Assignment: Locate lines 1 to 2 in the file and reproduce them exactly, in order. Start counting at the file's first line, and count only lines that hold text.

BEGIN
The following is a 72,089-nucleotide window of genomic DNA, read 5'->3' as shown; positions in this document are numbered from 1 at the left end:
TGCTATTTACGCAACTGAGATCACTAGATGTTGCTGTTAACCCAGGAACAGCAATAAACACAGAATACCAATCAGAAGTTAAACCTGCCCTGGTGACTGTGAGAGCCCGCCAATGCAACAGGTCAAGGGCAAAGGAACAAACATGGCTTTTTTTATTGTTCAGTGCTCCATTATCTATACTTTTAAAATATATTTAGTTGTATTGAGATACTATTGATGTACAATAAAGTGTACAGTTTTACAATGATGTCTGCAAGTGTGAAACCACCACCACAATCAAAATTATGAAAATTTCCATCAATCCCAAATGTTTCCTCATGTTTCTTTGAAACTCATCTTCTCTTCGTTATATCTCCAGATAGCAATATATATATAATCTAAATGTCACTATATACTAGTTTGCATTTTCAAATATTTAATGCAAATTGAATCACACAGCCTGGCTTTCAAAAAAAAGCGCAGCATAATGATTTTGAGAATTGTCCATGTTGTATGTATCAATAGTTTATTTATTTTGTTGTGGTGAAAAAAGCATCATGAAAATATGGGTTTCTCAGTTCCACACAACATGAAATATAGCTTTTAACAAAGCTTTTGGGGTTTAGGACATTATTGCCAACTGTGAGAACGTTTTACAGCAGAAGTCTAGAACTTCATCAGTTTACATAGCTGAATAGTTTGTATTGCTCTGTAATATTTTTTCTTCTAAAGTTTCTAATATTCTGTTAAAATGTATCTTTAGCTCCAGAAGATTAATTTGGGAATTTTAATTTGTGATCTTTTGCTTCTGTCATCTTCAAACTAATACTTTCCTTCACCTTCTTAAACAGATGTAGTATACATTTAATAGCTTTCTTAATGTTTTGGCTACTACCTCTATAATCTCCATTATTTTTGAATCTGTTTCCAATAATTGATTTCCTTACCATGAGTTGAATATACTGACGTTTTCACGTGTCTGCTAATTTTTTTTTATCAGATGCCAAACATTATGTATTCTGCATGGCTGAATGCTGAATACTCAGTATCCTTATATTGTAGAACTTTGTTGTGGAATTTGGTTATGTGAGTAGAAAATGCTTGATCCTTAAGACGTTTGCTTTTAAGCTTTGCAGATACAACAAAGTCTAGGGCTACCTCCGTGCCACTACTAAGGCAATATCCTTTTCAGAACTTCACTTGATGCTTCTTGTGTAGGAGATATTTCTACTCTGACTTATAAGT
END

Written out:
The following is a 72,089-nucleotide window of genomic DNA, read 5'->3' as shown; positions in this document are numbered from 1 at the left end:
TGCTATTTACGCAACTGAGATCACTAGATGTTGCTGTTAACCCAGGAACAGCAATAAACACAGAATACCAATCAGAAGTTAAACCTGCCCTGGTGACTGTGAGAGCCCGCCAATGCAACAGGTCAAGGGCAAAGGAACAAACATGGCTTTTTTTATTGTTCAGTGCTCCATTATCTATACTTTTAAAATATATTTAGTTGTATTGAGATACTATTGATGTACAATAAAGTGTACAGTTTTACAATGATGTCTGCAAGTGTGAAACCACCACCACAATCAAAATTATGAAAATTTCCATCAATCCCAAATGTTTCCTCATGTTTCTTTGAAACTCATCTTCTCTTCGTTATATCTCCAGATAGCAATATATATATAATCTAAATGTCACTATATACTAGTTTGCATTTTCAAATATTTAATGCAAATTGAATCACACAGCCTGGCTTTCAAAAAAAAGCGCAGCATAATGATTTTGAGAATTGTCCATGTTGTATGTATCAATAGTTTATTTATTTTGTTGTGGTGAAAAAAGCATCATGAAAATATGGGTTTCTCAGTTCCACACAACATGAAATATAGCTTTTAACAAAGCTTTTGGGGTTTAGGACATTATTGCCAACTGTGAGAACGTTTTACAGCAGAAGTCTAGAACTTCATCAGTTTACATAGCTGAATAGTTTGTATTGCTCTGTAATATTTTTTCTTCTAAAGTTTCTAATATTCTGTTAAAATGTATCTTTAGCTCCAGAAGATTAATTTGGGAATTTTAATTTGTGATCTTTTGCTTCTGTCATCTTCAAACTAATACTTTCCTTCACCTTCTTAAACAGATGTAGTATACATTTAATAGCTTTCTTAATGTTTTGGCTACTACCTCTATAATCTCCATTATTTTTGAATCTGTTTCCAATAATTGATTTCCTTACCATGAGTTGAATATACTGACGTTTTCACGTGTCTGCTAATTTTTTTTTATCAGATGCCAAACATTATGTATTCTGCATGGCTGAATGCTGAATACTCAGTATCCTTATATTGTAGAACTTTGTTGTGGAATTTGGTTATGTGAGTAGAAAATGCTTGATCCTTAAGACGTTTGCTTTTAAGCTTTGCAGATACAACAAAGTCTAGGGCTACCTCCGTGCCACTACTAAGGCAATATCCTTTTCAGAACTTCACTTGATGCTTCTTGTGTAGGAGATATTTCTACTCTGACTTATAAGT